K o p y r n o v a I n n a
Asya Marakulina was born in Perm, Russia. She lives and works in Saint Petersburg. Russian journalists marked Asya as the “Turgenev’s girl of Petersburg art” and the “hope of Russian contemporary art”. So, we decided to talk with Asya about how convenient or not can be a life of the contemporary artist in Russia.
About first exhibitions in Perm and Saint Petersburg
I started exhibiting when I was still living in my hometown. At that time, I was studying in an art studio and we organized exhibitions for various holiday fairs. After that, I had a long period of moving to St. Petersburg and time to join the student body. At the University, I received a classical art education: painting, drawing, and so on – at the same time I was engaged in creative work. I studied at the school of a young artist “ProArte“. This fund was created specifically for children who want to develop in the field of contemporary art. My first exhibition was held in the Peter and Paul fortress in 2014. Then I returned from a residence in Belgium and used the collected material this way. This was the first conscious display.
It was from this residence that I began to get to know the foreign art space. At the time, I didn’t know what I am involving myself in. I even went to Belgium more out of curiosity and interest in travelling. Before that, I only travelled inside Russia. After that, I soon went to a residence in Norway and then participated in a group exhibition in New York. There were artists from the Urals and from Brooklyn. Now it is even difficult to remember the complex concept of how it all was interconnected. My curator who now works at the Yeltsin centre in St. Petersburg called me there. Usually, I participate in foreign exhibitions at the invitation of my friends from Russia – this was the case with New York, then with Stockholm, and with Texas. My experience of working abroad is not quite big.
About attachment to a place
I have a workshop in St. Petersburg, and there I can be alone without any noise – write texts, think, create. I spend most of my time in the workshop.
I am also coupled to Russia – all the projects that I have done in residences are somehow linked to the local context. It is much easier and more interesting for me to work when I am immersed in the language, visual, and cultural environment. For example, in France, I worked with difficulties in translating and understanding a foreign language in Russian. Of course, a new place gives you a lot of new information, a new material that you can’t ignore. But at the same time, you analyze your personal baggage, already collected at home. The Russian reality certainly affects me a lot – I live here.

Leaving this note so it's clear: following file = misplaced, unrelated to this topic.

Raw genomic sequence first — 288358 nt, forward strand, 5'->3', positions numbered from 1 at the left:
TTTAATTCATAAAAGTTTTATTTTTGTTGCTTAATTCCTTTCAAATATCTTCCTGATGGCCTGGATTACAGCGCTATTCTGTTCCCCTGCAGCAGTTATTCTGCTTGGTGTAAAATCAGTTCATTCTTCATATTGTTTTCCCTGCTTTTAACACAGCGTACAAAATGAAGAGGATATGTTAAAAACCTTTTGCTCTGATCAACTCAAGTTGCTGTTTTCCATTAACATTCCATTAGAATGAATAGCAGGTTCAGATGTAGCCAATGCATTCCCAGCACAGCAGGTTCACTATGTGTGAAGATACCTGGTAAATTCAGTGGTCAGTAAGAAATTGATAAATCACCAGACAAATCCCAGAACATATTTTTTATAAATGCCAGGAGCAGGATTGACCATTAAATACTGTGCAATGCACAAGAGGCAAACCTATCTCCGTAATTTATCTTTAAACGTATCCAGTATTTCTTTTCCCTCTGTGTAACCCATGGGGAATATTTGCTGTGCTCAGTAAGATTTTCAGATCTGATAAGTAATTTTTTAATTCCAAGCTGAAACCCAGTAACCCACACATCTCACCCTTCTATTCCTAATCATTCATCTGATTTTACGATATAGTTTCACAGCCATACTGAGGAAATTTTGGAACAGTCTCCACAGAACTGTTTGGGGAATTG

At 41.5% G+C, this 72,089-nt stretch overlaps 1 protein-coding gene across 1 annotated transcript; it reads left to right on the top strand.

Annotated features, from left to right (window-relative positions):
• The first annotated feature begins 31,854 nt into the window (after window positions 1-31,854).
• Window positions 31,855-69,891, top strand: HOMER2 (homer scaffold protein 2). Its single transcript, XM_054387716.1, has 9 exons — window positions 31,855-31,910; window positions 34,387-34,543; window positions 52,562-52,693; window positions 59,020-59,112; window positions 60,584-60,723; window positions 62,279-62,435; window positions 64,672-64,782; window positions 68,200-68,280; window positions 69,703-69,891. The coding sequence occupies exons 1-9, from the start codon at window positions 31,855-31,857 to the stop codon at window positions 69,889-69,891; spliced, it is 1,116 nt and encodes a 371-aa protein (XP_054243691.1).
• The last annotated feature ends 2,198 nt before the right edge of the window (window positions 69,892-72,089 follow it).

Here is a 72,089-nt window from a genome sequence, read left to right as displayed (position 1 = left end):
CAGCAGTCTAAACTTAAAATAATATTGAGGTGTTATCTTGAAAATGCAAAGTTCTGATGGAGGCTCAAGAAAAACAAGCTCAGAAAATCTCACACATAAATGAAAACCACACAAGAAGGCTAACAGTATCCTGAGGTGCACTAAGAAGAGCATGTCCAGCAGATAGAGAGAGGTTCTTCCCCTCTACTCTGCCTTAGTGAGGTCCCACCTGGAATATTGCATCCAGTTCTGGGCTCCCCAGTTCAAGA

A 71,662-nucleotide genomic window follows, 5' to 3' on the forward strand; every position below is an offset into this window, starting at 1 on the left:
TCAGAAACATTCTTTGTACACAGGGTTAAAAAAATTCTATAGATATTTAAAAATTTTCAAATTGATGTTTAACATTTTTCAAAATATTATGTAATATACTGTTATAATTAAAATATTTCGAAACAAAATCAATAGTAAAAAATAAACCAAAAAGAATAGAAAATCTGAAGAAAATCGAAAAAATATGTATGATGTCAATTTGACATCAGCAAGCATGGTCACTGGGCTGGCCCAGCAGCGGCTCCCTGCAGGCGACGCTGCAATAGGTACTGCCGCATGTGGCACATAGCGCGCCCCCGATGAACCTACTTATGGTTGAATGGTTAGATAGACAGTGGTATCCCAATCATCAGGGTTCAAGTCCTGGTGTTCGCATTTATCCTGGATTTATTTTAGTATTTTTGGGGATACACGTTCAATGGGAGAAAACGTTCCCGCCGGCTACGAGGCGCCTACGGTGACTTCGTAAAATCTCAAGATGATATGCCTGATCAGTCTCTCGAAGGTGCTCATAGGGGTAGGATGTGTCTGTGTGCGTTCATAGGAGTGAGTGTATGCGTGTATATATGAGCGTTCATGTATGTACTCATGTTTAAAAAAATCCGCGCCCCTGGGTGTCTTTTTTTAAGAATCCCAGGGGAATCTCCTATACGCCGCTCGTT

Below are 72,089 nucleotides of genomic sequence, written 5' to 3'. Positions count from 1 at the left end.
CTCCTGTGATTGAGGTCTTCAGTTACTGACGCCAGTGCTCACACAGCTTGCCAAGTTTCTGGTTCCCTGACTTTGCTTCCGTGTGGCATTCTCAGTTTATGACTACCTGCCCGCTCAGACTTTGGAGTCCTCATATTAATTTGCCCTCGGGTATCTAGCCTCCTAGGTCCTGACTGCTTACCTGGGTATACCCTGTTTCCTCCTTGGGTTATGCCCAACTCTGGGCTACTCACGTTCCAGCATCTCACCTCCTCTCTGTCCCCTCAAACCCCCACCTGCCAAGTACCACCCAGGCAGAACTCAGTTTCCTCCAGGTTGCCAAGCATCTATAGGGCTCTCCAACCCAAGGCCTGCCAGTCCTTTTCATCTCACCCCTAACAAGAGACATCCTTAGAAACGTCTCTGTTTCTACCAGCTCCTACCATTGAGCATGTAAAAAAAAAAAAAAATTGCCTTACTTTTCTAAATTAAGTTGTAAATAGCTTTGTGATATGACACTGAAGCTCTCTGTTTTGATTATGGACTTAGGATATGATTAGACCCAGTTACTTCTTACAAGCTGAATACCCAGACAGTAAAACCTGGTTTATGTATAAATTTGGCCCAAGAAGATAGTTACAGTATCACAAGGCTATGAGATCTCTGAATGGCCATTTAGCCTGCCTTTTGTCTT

About moving to another country
The idea of moving is always present. Especially when I’m abroad, comparing and trying on other locations. I want to study somewhere else, but now I’m not ready to move to another country – it takes a lot of energy. I lived 3 months in France and realized that if you move there, you need to absolutely start everything from scratch. I’m a stranger there. I don’t want to spend time adapting to a new social space now – I want to work. I have projects that need to be done now – maybe a little later they will no longer be relevant to me.
About the advantages and disadvantages of Russia for the artist
In Russia, an uncomfortable environment is not only for an artist but for any person of any profession. It is aggressive for pensioners, artists, doctors and businessmen. There is strong resistance to material and society. But at the same time, you can do things in Russia that you can’t afford in other countries. At home, I can rent any space and work there. In Germany, for example, it is much more difficult to do this – there is too strong and complex social and economic structure.
There are pros and cons everywhere. In Europe, there are more opportunities and space for the artist – almost every house has two galleries in Paris, but in my city, there are only 3 of them and everyone is chasing them. On the other hand, when I was in Switzerland, I could not understand how artists find themes for projects in such comfortable conditions. There are no “rough edges”. I need irritants and inconsistencies for my work. Since many foreign artists grow up in a different environment, the focus is set on other things, and the art is completely different. It might be difficult for me to change my mind.
About the news agenda in Russia
Every time I open the news, it seems to me that this is the limit of senility. A little later, I open it again, and I realize – no, it can go even further. The current absurdity sometimes makes you speechless.
How the government helps artists
I have a feeling that the projects that are sponsored and supported by government structures are most often of an ideological and patriotic nature. In Russia, everything is not so smooth with modern visual culture. It seems to me that civil servants do not have an as well developed taste as we would like – there is no sensitivity to different forms and meanings. It is difficult for an artist to be seen and heard. I limit myself from such cooperation.
In Russia, the attitude to culture has been built up as something marginal. There is a constant cultural barrier between the artist and the rest of society. At the same time, there is a lot of material for criticism – unfairness that can be reflected.
About politicization of art
I don’t work with politics in my art, but it’s not an intentional choice. My strength lies elsewhere. We must remember that an artist is not only a citizen of his country. He lives, feels, and is tormented by existential questions. We cannot avoid themes of love, death, and emotions. The surrounding agenda only penetrates the mood and sometimes is expressed in increased anxiety. It is natural for me to find more universal images in this aggressive environment.
All of the images were taken from Asya’s Instagram profile.